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Some of the oldest evidence for modern humans living in rainforests has been found in a cave in Southeast Asia.
Researchers analysed fossilised teeth discovered in Laos, revealing that these humans ate fruits and meat as part of an omnivorous diet.
Early modern humans were in Southeast Asia were eating a wide range of foods to help them survive in rainforests.
An international team of researchers found that our Southeast Asian relatives were eating a range of plants and animals over 60,000 years ago, setting them apart from the largely meat-based diet it has previously been suggested many other populations of humans were eating at the time.
Using zinc preserved in teeth, the findings may also allow researchers to work out how our ancestors persevered through the end of the last Ice Age, which saw many other species wiped out.
Dr Nicolas Bourgon, lead author of the new study, says, 'In the future it will be interesting to compare our zinc isotope data with data from other prehistoric human species of Southeast Asia, like Homo erectus and Homo floresiensis, and see if we could understand better why they went extinct while our species survived.'
The research, led by the Max Planck Institute for Evolutionary Anthropology, was published in the Journal of Human Evolution.
Evolving in Africa around 300,000 years ago, our species, Homo sapiens, was largely confined to the continent for thousands of years. After a couple of smaller migrations out of Africa, by around 60,000 years ago modern humans had spread around the world in earnest.
After crossing into the Arabian Peninsula, humans moved into Asia and Europe. As they spread into Southeast Asia, they would likely have encountered rainforests similar to those we see today.
These rainforests have previously been thought of as a barrier to movement, with suggestions that early humans would have had difficulty finding food in the large, dense jungles. Research into whether our relatives could have survived here has been hindered by a lack of evidence, as tropical conditions don't lend themselves to preserving fossil remains.
The fossils we do have are generally preserved in caves, where the conditions protect remains from the hot, humid environment outside. Researchers looking to investigate how early humans survived in rainforests used remains from Tam Pà Ling cave in Laos, where bones dating between 63-46,000 years old were found.
The researchers in this study looked at the zinc in the teeth, following developments in scientific equipment which have allowed the element to be used in a similar way to nitrogen and carbon isotopes. It is preserved in tooth enamel, and the amount of different zinc isotopes change depending on whether more meat or plant material is being eaten.
Professor Thomas Tütken, a co-author of the paper, says, 'Zinc stable isotope ratios overcome the limitations of nitrogen isotope analysis and allow us to investigate teeth from regions and periods we could not study before. Using these ratios, we can now study Tam Pà Ling and learn what kind of food our earliest ancestors in this region were eating.'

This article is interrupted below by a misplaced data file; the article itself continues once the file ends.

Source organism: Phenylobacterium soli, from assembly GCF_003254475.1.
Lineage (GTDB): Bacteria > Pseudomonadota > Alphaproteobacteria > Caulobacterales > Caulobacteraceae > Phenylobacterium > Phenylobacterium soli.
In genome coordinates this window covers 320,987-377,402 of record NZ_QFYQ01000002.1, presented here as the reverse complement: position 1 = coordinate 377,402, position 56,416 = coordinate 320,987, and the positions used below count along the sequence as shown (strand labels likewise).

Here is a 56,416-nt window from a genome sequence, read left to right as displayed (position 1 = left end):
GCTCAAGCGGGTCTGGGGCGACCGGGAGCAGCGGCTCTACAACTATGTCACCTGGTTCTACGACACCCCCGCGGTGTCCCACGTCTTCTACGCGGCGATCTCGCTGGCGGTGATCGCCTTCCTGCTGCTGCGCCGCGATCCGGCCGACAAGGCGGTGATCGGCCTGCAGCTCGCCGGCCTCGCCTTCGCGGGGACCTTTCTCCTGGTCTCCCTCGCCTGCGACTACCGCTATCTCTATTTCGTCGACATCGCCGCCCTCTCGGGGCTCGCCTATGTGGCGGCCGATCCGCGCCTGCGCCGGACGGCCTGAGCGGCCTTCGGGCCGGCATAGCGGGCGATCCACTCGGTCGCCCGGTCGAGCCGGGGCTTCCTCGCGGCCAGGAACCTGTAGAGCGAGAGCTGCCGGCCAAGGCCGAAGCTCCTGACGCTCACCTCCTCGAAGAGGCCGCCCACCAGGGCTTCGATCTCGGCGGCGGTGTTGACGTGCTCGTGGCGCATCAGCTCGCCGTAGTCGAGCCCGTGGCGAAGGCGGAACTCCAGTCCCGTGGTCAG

The researchers analysed the zinc isotopes from the human fossils and compared them with the levels of zinc isotopes from fossil teeth of animals such as tigers, boars and elephants which were alive at the same time.
They found that the human fossils from the cave had isotope ratios similar to omnivores like macaques and bears, but also overlapped slightly with carnivorous species like hyenas.
The researchers believe that this means that the individual probably ate a range of food, but with a larger proportion of meats than fruits. They may also have eaten bone marrow, which may explain the overlap with the isotope values of hyenas.
Contrary to the former belief from some that rainforests were a barrier, the scientists also found that early humans could get all the food they needed from the forest.
Dr Élise Dufour, another co-author, says, 'Another kind of analysis performed in this study, stable carbon isotopes analysis, indicates that the food consumed came strictly from forested environments.
'The results are the oldest direct evidence for subsistence strategies for Late Pleistocene humans in tropical rainforests.'
Together, these findings point to these humans living a very different life to those in the rest of the world, where isotope studies suggest they mostly ate only meat.
However, as these studies mainly use nitrogen isotopes, they are biased towards picking up meat in a diet due to its high nitrogen content. Analysis using zinc isotopes may in future reveal if other humans were eating many plants, and if so, how much.
The same technique could also be used on close relatives of Homo sapiens which also lived in Southeast Asia, such as Homo floresiensis. Changes in their diet could be reflected in their isotope values, which could help us understand why the last of humanity's close ancestors died out around 40,000 years ago.